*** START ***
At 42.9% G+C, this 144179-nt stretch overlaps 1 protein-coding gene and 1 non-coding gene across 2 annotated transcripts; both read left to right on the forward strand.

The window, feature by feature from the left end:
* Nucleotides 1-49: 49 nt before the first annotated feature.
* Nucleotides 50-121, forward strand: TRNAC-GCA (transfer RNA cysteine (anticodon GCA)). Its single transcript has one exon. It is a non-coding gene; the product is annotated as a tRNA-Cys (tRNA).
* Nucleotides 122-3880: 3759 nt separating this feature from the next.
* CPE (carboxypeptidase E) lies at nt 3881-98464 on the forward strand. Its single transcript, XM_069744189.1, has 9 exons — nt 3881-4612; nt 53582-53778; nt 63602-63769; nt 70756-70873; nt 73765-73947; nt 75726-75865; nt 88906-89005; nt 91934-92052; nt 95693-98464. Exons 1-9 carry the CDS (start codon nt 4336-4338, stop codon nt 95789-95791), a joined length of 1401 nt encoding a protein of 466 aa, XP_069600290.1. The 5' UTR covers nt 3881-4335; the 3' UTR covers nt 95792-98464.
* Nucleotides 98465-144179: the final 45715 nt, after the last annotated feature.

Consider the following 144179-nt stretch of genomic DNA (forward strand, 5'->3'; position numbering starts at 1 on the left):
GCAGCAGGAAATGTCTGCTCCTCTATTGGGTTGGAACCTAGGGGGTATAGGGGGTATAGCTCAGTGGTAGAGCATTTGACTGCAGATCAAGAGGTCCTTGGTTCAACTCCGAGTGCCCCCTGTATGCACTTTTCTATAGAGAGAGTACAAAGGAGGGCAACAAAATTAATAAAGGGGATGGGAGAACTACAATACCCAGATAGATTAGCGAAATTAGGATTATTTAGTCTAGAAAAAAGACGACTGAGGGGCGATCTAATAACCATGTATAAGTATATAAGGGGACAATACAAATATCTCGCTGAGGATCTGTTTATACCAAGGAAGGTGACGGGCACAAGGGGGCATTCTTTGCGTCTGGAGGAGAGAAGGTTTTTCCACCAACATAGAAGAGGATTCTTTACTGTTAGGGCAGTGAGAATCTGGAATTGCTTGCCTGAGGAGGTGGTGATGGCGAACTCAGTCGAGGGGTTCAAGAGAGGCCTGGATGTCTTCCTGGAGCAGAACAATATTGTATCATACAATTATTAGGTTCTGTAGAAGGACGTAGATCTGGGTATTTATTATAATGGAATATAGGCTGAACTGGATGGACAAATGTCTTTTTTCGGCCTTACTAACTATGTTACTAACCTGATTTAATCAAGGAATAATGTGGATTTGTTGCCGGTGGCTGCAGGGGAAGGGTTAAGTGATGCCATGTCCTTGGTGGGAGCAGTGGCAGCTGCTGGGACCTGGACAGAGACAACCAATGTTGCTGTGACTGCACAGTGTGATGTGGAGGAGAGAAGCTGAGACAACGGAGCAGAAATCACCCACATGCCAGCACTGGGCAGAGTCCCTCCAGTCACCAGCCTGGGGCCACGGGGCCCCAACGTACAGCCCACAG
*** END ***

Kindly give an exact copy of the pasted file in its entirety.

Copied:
At 42.9% G+C, this 144179-nt stretch overlaps 1 protein-coding gene and 1 non-coding gene across 2 annotated transcripts; both read left to right on the forward strand.

The window, feature by feature from the left end:
* Nucleotides 1-49: 49 nt before the first annotated feature.
* Nucleotides 50-121, forward strand: TRNAC-GCA (transfer RNA cysteine (anticodon GCA)). Its single transcript has one exon. It is a non-coding gene; the product is annotated as a tRNA-Cys (tRNA).
* Nucleotides 122-3880: 3759 nt separating this feature from the next.
* CPE (carboxypeptidase E) lies at nt 3881-98464 on the forward strand. Its single transcript, XM_069744189.1, has 9 exons — nt 3881-4612; nt 53582-53778; nt 63602-63769; nt 70756-70873; nt 73765-73947; nt 75726-75865; nt 88906-89005; nt 91934-92052; nt 95693-98464. Exons 1-9 carry the CDS (start codon nt 4336-4338, stop codon nt 95789-95791), a joined length of 1401 nt encoding a protein of 466 aa, XP_069600290.1. The 5' UTR covers nt 3881-4335; the 3' UTR covers nt 95792-98464.
* Nucleotides 98465-144179: the final 45715 nt, after the last annotated feature.

Consider the following 144179-nt stretch of genomic DNA (forward strand, 5'->3'; position numbering starts at 1 on the left):
GCAGCAGGAAATGTCTGCTCCTCTATTGGGTTGGAACCTAGGGGGTATAGGGGGTATAGCTCAGTGGTAGAGCATTTGACTGCAGATCAAGAGGTCCTTGGTTCAACTCCGAGTGCCCCCTGTATGCACTTTTCTATAGAGAGAGTACAAAGGAGGGCAACAAAATTAATAAAGGGGATGGGAGAACTACAATACCCAGATAGATTAGCGAAATTAGGATTATTTAGTCTAGAAAAAAGACGACTGAGGGGCGATCTAATAACCATGTATAAGTATATAAGGGGACAATACAAATATCTCGCTGAGGATCTGTTTATACCAAGGAAGGTGACGGGCACAAGGGGGCATTCTTTGCGTCTGGAGGAGAGAAGGTTTTTCCACCAACATAGAAGAGGATTCTTTACTGTTAGGGCAGTGAGAATCTGGAATTGCTTGCCTGAGGAGGTGGTGATGGCGAACTCAGTCGAGGGGTTCAAGAGAGGCCTGGATGTCTTCCTGGAGCAGAACAATATTGTATCATACAATTATTAGGTTCTGTAGAAGGACGTAGATCTGGGTATTTATTATAATGGAATATAGGCTGAACTGGATGGACAAATGTCTTTTTTCGGCCTTACTAACTATGTTACTAACCTGATTTAATCAAGGAATAATGTGGATTTGTTGCCGGTGGCTGCAGGGGAAGGGTTAAGTGATGCCATGTCCTTGGTGGGAGCAGTGGCAGCTGCTGGGACCTGGACAGAGACAACCAATGTTGCTGTGACTGCACAGTGTGATGTGGAGGAGAGAAGCTGAGACAACGGAGCAGAAATCACCCACATGCCAGCACTGGGCAGAGTCCCTCCAGTCACCAGCCTGGGGCCACGGGGCCCCAACGTACAGCCCACAG